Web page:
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I have been successfully investing for over three decades. Yes, I have made my share of costly “educational” mistakes, but we are still here. Mostly throughout this time I have been on my buy and hold plan, kicking back and enjoying the returns. I have always known about the ten-to-twenty-year market cycles, from when I worked on Wall Street, but in the last few years I have been re-educated.
Remember, the learning never stops.
Age brings perspective
Akaisha and I are rapidly approaching 60 years of age.
I am a realist, and in regards to our investing approach, I am now measuring the “long term” in years as compared to decades. After the decline in 2008, I decided I needed to be proactive as compared to holding forever and letting the market whipsaw our net worth.
Where do you stand?
Everyone must find their level of comfort when it comes to investing, and the last few years have definitely tried the patience of many. Some have sworn off the stock market forever and others went to cash and are still sitting there looking for the perfect entry point. A lot of money went searching for safety and poured into bonds. I decided to alter our portfolio, changing from open-ended mutual funds to using Exchange Traded Funds, otherwise known as ETF’s.
I have spoken about this change in my investing approach before.
Real time benefits
ETF’s trade in real time so I can see the price at any point throughout the trading day as compared to the open-ended funds that are priced once daily, at the close of the market. If a change needs to be made – either buying or selling – I do not have to wait until the end of the day to learn at what price the trade was executed. This gives me more flexibility and control over our portfolio.
I am not day trading, and still use SPY, VTI, DVY and DIA as major positions, but have disciplined myself enough to realize quickly when the market is going against my trade and I make adjustments accordingly. Or, for example, if a recent purchase has increased to the point where it’s-too-good-to-be-true, I take the gain.
We are living through some very interesting and challenging times in the financial markets, and I want to be able to take advantage of opportunities as they arise – both on the long and short side of the market. After all, it’s not what we make but what we keep that is important to us at this point in our lives.
Learning from flat line returns
I am neither a perma-bull nor a bear and as the returns so far this century have taught us, riding the market up and down only to finish flat has not been a winning strategy. Markets usually do bounce back, but it takes to time recover the losses and that’s a commodity that we have less of. Successful investors know the secret to building wealth is to limit losses. Now, if you are younger or just starting out this is not so much of an issue. However, as long term gets shorter by the day for us, our goal is to keep more of the profits to better enjoy ourselves for the time we have left here.
No Jobs = No Money = No Honey = No Market Returns
Last Friday, April 5th, 2012, the much-watched March jobs report was released by the Bureau of Labor Statistics and it was not reassuring. Considering that it came in at only 120,000 jobs created, and since the year 2000 the S&P 500 and the nonfarm payrolls chart looks similar, is this an indicator of future market direction offering a way to profit on the downside?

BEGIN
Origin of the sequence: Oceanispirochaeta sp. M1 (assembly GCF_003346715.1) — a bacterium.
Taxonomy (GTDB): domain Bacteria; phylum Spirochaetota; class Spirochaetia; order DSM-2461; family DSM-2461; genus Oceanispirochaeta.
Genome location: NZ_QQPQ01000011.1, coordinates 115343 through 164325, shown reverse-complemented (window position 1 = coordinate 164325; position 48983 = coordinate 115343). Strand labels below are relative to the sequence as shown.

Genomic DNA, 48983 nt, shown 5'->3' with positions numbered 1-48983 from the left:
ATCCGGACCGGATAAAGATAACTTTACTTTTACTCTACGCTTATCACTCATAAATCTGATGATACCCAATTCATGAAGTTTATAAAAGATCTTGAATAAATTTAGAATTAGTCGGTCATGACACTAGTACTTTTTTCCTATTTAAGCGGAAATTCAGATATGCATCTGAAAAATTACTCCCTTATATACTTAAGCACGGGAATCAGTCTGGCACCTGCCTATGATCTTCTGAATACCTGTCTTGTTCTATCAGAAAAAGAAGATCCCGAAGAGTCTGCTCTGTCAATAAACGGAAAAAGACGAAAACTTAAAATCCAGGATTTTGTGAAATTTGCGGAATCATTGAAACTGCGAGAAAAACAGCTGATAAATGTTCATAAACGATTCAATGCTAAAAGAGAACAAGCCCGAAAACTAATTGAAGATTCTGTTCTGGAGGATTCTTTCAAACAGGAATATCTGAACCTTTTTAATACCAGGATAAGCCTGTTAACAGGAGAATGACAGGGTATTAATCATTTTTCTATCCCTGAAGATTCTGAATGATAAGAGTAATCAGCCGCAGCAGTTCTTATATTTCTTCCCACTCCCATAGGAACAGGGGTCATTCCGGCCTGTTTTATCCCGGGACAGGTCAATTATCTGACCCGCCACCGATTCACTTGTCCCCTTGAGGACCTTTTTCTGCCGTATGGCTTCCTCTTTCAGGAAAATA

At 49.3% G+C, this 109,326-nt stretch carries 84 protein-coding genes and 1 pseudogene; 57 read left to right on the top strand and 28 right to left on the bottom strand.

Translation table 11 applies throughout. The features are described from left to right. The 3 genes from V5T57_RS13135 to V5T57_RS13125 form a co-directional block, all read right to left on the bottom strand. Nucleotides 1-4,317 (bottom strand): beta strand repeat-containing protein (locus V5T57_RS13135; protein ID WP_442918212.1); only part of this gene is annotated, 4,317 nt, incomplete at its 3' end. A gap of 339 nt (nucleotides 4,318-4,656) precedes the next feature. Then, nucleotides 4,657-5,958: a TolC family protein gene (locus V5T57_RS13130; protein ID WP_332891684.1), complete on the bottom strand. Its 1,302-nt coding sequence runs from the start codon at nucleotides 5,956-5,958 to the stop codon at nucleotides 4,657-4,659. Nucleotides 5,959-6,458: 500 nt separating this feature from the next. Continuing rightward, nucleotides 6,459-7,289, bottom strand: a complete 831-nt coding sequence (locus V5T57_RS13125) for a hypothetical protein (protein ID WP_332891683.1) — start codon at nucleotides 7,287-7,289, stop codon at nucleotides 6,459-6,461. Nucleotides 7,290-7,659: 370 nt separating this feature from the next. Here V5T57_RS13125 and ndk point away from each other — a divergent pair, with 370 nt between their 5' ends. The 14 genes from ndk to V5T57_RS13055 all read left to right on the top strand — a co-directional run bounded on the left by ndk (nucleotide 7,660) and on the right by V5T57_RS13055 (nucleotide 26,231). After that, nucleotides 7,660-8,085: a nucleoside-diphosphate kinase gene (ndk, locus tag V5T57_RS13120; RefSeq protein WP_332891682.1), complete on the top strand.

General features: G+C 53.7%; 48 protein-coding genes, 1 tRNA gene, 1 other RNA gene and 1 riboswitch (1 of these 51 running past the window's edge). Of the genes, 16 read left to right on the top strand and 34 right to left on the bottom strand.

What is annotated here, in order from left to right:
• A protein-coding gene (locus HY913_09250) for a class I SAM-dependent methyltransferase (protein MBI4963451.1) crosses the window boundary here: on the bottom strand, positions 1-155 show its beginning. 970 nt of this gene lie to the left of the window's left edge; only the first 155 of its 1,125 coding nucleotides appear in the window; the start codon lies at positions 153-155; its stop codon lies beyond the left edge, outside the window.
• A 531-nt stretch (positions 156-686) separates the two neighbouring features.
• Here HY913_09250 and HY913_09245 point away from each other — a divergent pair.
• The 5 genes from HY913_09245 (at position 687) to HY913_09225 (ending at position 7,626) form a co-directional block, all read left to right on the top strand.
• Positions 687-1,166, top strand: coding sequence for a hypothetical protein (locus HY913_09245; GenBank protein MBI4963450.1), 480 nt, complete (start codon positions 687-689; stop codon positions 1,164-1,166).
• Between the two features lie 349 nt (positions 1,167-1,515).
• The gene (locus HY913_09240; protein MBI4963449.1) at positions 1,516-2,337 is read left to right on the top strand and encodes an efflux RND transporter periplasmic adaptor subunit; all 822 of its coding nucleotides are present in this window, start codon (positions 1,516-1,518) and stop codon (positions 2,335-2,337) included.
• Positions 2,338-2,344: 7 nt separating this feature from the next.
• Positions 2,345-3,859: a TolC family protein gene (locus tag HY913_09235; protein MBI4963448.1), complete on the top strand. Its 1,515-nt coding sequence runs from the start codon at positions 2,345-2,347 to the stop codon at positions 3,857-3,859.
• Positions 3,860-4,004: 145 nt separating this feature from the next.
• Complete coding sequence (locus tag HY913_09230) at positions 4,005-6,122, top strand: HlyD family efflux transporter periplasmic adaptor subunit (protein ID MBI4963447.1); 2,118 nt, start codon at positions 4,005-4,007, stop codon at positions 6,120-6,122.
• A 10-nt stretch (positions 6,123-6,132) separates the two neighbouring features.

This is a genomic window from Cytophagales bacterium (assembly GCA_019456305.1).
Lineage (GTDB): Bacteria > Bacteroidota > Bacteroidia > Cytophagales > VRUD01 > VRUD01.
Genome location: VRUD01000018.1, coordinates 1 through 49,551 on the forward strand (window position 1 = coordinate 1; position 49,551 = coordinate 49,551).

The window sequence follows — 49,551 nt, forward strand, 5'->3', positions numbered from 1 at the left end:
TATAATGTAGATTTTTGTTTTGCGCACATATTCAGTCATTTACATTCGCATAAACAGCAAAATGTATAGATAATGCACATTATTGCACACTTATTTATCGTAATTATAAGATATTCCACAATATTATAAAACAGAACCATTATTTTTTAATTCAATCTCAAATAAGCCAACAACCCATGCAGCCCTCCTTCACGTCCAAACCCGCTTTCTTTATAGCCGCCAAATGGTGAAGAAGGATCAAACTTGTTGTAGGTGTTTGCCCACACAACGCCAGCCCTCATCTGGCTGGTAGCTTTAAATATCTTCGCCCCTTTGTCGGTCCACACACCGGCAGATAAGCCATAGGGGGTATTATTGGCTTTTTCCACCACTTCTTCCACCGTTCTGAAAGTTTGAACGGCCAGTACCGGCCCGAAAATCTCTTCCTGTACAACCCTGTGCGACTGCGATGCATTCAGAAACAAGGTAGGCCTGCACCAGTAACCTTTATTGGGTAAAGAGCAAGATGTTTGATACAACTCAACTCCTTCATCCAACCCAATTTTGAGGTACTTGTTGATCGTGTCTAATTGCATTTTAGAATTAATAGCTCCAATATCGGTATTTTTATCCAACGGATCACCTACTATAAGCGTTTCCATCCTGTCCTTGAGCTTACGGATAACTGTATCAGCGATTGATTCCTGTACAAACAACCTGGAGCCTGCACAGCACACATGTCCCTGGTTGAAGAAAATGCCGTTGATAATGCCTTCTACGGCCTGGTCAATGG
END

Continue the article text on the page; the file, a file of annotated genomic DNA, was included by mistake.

I would have thought that after 3 years and massive amounts of dollars injected by the government into the economy, the job market would be humming by now. There needs to be about 250,000 jobs per month created just to keep up with population growth and to get us back to “normal employment levels.” 120K jobs isn’t going to get us there.
Fed Chairman Bernanke said in last month’s speech to the National Association for Business Economics: “What will lead to more hiring and, consequently, further declines in unemployment? The short answer is more-rapid economic growth.” According to a Bloomberg News survey of economists, growth may slow from 3% last quarter to 2 percent GDP in the first quarter. This is not the direction we need to be going in order to produce more jobs. The difference from 3% to 2% GDP doesn’t sound like much, but is it huge when the average for the last half century is 3.28% annualized.
With the economy barely hanging on and without employment growing fast enough to reduce real unemployment, remember, no job = no money = no purchasing power, and the fact that the consumer spending makes up two-thirds of the economy, the equity markets look to be vulnerable. Add in the European debt problems, and we could be setting ourselves up to have a repeat of last year’s markets.
Present and future approach
I still have a core portfolio that is not touched, and so far, I have been buying or selling only in our IRA accounts. This negates having any tax nightmare and for now, that is my plan.
I am very much looking forward to the day when I can once again go long and forget about it, putting our portfolio on autopilot. However, I believe we are still a few years off from a generational buying point, and in the meanwhile, there are financial opportunities to be had.
Utilizing ETF’s have offered us possibilities to make money with more flexibility no matter which way the market goes, and that is something our previous buy and hold philosophy didn’t offer.
Billy and Akaisha Kaderli are recognized retirement experts and internationally published authors on topics of finance and world travel. With the wealth of information they share on their popular website RetireEarlyLifestyle.com, they have been helping people achieve their own retirement dreams since 1991.
Chart courtesy of ChartOfTheDay.com.